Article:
You’d probably be fine on a rooftop balcony without anyone around. No matter what type of balcony or terrace you have, I still suggest you confirm this with your landlord and familiarize yourself with local fire codes. It’s best to avoid doing something when in doubt.
Emergency Power Requirements
In commercial or multi-unit residential settings, states and municipalities may also require emergency power for certain features. Voice systems, communication systems, emergency exit signs, alarm systems, elevators, emergency lighting, horizontal sliding doors, fire suppression systems, and smoke control systems are some of the features which are usually required by law to be powered by emergency power.
Some municipalities specify the means by which emergency power is provided for these features in addition to the requirement that they have emergency power available. As an example, Chicago’s Emergency Electrical Systems code requires diesel-powered backup generators for emergency features in buildings taller than 400 feet.
There are also general requirements regarding the type of fuel backup generators use (regulators prefer diesel) and the amount of fuel health care facilities keep on hand.
Battery backup storage and charging:
For your power outage preparations, you’ve decided to invest in a deep cycle marine battery. The interesting question is, “just how do I store this thing with all of these warning labels on it?”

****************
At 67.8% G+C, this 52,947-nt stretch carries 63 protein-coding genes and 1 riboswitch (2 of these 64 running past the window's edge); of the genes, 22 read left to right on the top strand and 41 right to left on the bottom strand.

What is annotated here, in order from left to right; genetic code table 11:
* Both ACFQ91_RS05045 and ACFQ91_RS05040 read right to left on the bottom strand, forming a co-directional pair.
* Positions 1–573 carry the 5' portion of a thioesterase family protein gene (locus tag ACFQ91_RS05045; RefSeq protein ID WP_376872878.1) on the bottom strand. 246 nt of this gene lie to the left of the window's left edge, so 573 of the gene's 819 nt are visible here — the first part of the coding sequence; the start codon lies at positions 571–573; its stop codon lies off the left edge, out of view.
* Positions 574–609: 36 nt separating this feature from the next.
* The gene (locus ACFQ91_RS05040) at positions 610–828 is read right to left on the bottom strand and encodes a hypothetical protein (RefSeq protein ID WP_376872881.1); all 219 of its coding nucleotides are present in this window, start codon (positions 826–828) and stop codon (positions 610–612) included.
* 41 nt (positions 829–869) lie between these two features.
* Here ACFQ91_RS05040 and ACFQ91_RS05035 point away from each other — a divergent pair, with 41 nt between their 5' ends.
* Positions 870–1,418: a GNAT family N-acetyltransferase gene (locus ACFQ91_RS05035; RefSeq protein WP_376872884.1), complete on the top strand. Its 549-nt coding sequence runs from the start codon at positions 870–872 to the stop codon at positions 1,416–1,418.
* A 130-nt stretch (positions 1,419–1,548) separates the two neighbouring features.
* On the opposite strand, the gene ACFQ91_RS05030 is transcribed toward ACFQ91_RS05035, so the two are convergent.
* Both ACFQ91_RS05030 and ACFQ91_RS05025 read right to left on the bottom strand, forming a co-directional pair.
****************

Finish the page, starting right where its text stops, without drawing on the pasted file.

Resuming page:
One of the most challenging parts of living in an apartment is storing your belongings, especially if you’re not supposed to have them. We were inspected by the fire department at least twice a year when I lived in an apartment. There’s probably nothing in your lease agreement about having a battery in your apartment, but it would probably be frowned upon during an inspection.
I found that a normal footlocker would be an easy and cost-effective solution for storing your battery, charger, and other power outage items. When inspections are going to happen, I would lock the lid and keep the lid open to vent the battery.
You’ll definitely want to measure the height of your first battery from the base all the way to the terminals before you buy it. You will then need to measure the inside dimensions of the footlocker you intend to purchase.
If the lid of the Foot Locker is closed, you could drill a series of holes around the lid to allow any gas buildup to be released.
In light of that, I would never even consider charging the battery inside the FootLocker while the lid is closed. If you have ventilation holes in your apartment, you are simply inviting an explosive disaster.
The safest method of charging your battery indoors would be to provide adequate ventilation and to bring your battery to a full charge before disconnecting the charger. Once a week or two, plug in your charger to top off your battery and then unplug it again.
This reduces the risk that your battery charger may malfunction and endanger your apartment and the complex as a whole. After one month of sitting idle without being connected to a charger, a new flooded lead-acid battery should only lose about 5% of its charge. You only need to top off the battery about two and a half percent after two weeks, which won’t take long.